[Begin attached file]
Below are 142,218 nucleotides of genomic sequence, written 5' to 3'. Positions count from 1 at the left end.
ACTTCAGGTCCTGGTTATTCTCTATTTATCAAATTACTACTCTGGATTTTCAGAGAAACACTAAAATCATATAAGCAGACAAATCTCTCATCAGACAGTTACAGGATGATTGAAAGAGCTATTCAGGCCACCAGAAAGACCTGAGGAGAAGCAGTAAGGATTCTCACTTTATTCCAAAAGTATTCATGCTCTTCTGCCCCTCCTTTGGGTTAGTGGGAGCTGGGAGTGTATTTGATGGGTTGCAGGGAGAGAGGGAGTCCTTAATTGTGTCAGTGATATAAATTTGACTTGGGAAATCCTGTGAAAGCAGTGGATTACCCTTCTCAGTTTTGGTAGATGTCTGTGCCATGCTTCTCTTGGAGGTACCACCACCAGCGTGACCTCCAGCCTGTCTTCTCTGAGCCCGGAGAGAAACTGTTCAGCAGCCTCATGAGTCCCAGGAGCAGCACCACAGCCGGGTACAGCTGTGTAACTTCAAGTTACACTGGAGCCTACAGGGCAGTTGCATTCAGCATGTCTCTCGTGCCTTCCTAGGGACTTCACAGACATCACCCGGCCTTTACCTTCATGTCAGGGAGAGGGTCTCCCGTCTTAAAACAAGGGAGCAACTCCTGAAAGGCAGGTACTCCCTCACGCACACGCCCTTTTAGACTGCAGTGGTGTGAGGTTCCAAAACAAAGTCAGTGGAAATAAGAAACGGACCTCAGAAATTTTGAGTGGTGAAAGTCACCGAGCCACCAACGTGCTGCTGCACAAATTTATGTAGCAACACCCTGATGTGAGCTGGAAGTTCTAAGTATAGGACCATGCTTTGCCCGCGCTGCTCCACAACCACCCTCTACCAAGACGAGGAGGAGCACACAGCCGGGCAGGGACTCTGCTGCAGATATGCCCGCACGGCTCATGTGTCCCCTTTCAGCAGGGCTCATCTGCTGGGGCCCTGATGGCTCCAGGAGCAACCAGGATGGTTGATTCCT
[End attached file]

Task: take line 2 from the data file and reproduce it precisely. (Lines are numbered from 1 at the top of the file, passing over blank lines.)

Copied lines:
ACTTCAGGTCCTGGTTATTCTCTATTTATCAAATTACTACTCTGGATTTTCAGAGAAACACTAAAATCATATAAGCAGACAAATCTCTCATCAGACAGTTACAGGATGATTGAAAGAGCTATTCAGGCCACCAGAAAGACCTGAGGAGAAGCAGTAAGGATTCTCACTTTATTCCAAAAGTATTCATGCTCTTCTGCCCCTCCTTTGGGTTAGTGGGAGCTGGGAGTGTATTTGATGGGTTGCAGGGAGAGAGGGAGTCCTTAATTGTGTCAGTGATATAAATTTGACTTGGGAAATCCTGTGAAAGCAGTGGATTACCCTTCTCAGTTTTGGTAGATGTCTGTGCCATGCTTCTCTTGGAGGTACCACCACCAGCGTGACCTCCAGCCTGTCTTCTCTGAGCCCGGAGAGAAACTGTTCAGCAGCCTCATGAGTCCCAGGAGCAGCACCACAGCCGGGTACAGCTGTGTAACTTCAAGTTACACTGGAGCCTACAGGGCAGTTGCATTCAGCATGTCTCTCGTGCCTTCCTAGGGACTTCACAGACATCACCCGGCCTTTACCTTCATGTCAGGGAGAGGGTCTCCCGTCTTAAAACAAGGGAGCAACTCCTGAAAGGCAGGTACTCCCTCACGCACACGCCCTTTTAGACTGCAGTGGTGTGAGGTTCCAAAACAAAGTCAGTGGAAATAAGAAACGGACCTCAGAAATTTTGAGTGGTGAAAGTCACCGAGCCACCAACGTGCTGCTGCACAAATTTATGTAGCAACACCCTGATGTGAGCTGGAAGTTCTAAGTATAGGACCATGCTTTGCCCGCGCTGCTCCACAACCACCCTCTACCAAGACGAGGAGGAGCACACAGCCGGGCAGGGACTCTGCTGCAGATATGCCCGCACGGCTCATGTGTCCCCTTTCAGCAGGGCTCATCTGCTGGGGCCCTGATGGCTCCAGGAGCAACCAGGATGGTTGATTCCT